Scotia, California - the last company town? (photo by Newsweek)

Reid knew I’d be interested because a couple of years ago I made a documentary film called “Welcome to Coalwood“, about the dying former company-owned coal mining town of Coalwood, West Virgina.

Before I got involved with Coalwood, I’d never thought much about the idea of a company town. I had a vague recollection from my childhood of “Sixteen Tons”, the 1954 hit song by Tennessee Ernie Ford that painted a simple, negative picture of a type of community where residents were completely controlled by a company that owned everything – including the only store in town, to which the coal miner was forever and inextricably indebted.

If for no other reason, watch this video (introduced by Dinah Shore at some sort of banquet — probably in the 1980s) for its cool, RatPack-style, finger-snapping vibe.

One of the surprising things I learned during my first visit to Coalwood in 2005 was that most of the old-timers remembered the company-owned days with fondness and nostalgia. Sure, the coal company owned everything, they said, but in many ways that made for a better community.

There was virtually no crime, they said, because criminals would be banished from living there. They had good schools, because the company made sure they hired good teachers and had a good school building. There was no city government bureaucracy, because there was no city government (and also no property taxes). People kept up their properties because there were fines and the threat of losing their house if they didn’t. They didn’t mind buying everything from the company store because it had everything they needed — at least they thought so at the time. The town was clean because the company sent around people to tag people for having trash in their yards, polluting the creek or other public health risks. There were competitions for most attractive house and yard. Whether it was out of fear or pride, the residents of town worked together to keep out the riff-raff and they were proud of their community.

Coalwood in the 1930s - "Everything we needed, we had right here", according to life-long resident Red Carroll. From left to right in the photo, the doctor's office, "clubhouse", post office, company store, offices, school. (photo courtesy of David Goad)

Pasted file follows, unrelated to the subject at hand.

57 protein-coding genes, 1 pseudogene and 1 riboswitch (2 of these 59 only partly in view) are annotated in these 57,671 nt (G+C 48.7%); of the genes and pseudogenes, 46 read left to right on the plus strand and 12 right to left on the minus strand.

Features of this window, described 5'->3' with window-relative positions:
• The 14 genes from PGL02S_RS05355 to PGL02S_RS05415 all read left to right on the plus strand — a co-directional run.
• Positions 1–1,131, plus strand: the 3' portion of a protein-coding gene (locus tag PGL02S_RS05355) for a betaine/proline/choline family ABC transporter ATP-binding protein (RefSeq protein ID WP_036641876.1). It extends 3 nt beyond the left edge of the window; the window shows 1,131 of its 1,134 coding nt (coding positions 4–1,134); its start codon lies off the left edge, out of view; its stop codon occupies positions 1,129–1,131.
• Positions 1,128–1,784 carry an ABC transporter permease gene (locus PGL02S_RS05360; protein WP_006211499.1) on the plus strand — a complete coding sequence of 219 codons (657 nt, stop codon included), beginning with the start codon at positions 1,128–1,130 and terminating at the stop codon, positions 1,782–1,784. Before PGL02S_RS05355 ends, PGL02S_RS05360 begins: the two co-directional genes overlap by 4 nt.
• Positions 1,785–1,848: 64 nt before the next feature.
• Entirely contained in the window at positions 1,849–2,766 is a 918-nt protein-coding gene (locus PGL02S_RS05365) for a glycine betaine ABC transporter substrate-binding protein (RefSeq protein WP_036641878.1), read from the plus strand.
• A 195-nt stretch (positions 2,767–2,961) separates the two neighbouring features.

The coal company in Coalwood began selling the houses to individual miners in the 1960s. This, one of the people I interviewed for the film says, “was when the town started to go down”. Another woman said that when the company stopped doing everything for them, they “felt like orphans”.

This surprising irony was one of the main reasons I decided to make a documentary about the town of Coalwood.

Coalwood, West Virginia during the 1920s -- company houses being built during a boom era for coal. (photo courtesy of David Goad)

Scotia, California - lumber is king here (photo by Newsweek)

At one time, there were thousands of these company towns all across the U.S. This phenomenon peaked in the 1930s, but as workers became more organized and became less willing to be dependent on the company for making all their decisions for them, these towns began to disappear and transform. Coalwood’s coal mine closed in the late 1980s and it declined steadily into the near ghost town it is today.

The idea of a company town, at least in the strict sense that Coalwood was, seemed like such a throwback to another era, that I didn’t really think that such a place still existed. Then Reid sent me the piece about Scotia. It’s an interesting read. Even today, people there say many of the same things the older people of Coalwood do.

For more information about my film, “Welcome to Coalwood”, go here.